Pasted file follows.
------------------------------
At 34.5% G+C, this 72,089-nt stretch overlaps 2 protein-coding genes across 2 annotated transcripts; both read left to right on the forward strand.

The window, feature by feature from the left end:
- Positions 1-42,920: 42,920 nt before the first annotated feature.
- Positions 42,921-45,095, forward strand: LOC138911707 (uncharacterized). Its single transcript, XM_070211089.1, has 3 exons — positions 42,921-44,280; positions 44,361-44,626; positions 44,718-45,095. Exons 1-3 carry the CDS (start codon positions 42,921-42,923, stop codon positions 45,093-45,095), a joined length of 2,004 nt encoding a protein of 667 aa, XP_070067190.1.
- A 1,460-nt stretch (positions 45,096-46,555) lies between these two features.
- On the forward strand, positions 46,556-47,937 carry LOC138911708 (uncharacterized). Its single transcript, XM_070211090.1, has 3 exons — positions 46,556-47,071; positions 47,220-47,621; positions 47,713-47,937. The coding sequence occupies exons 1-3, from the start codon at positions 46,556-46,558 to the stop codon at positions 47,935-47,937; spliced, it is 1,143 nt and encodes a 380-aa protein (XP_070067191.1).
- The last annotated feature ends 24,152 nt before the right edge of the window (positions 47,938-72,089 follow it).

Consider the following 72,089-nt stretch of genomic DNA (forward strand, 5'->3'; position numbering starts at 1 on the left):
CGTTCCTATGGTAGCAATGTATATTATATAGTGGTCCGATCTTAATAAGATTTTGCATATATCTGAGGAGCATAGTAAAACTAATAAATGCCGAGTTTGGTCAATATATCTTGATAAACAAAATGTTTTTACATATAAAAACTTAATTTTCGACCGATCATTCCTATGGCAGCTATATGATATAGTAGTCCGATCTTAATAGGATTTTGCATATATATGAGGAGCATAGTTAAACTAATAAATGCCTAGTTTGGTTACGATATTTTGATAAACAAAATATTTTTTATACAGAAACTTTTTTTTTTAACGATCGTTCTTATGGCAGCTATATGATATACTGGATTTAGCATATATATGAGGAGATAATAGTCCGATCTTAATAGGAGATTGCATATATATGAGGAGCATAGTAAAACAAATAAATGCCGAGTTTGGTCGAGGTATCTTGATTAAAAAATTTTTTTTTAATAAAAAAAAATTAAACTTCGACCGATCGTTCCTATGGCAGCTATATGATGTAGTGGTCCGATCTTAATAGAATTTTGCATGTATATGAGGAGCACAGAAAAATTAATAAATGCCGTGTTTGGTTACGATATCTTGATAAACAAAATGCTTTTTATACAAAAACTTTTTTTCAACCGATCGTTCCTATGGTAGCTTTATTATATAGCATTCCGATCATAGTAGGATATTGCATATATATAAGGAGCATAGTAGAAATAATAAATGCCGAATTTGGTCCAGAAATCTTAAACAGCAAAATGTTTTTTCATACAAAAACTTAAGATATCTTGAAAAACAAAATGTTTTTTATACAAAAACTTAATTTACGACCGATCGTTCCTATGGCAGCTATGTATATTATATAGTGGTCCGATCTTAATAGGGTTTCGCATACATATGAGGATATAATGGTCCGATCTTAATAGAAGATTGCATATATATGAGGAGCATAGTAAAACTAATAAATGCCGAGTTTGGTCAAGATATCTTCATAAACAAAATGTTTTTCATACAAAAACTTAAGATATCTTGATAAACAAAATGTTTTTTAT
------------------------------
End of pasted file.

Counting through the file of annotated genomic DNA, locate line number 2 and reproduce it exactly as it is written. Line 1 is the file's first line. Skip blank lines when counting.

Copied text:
The window, feature by feature from the left end: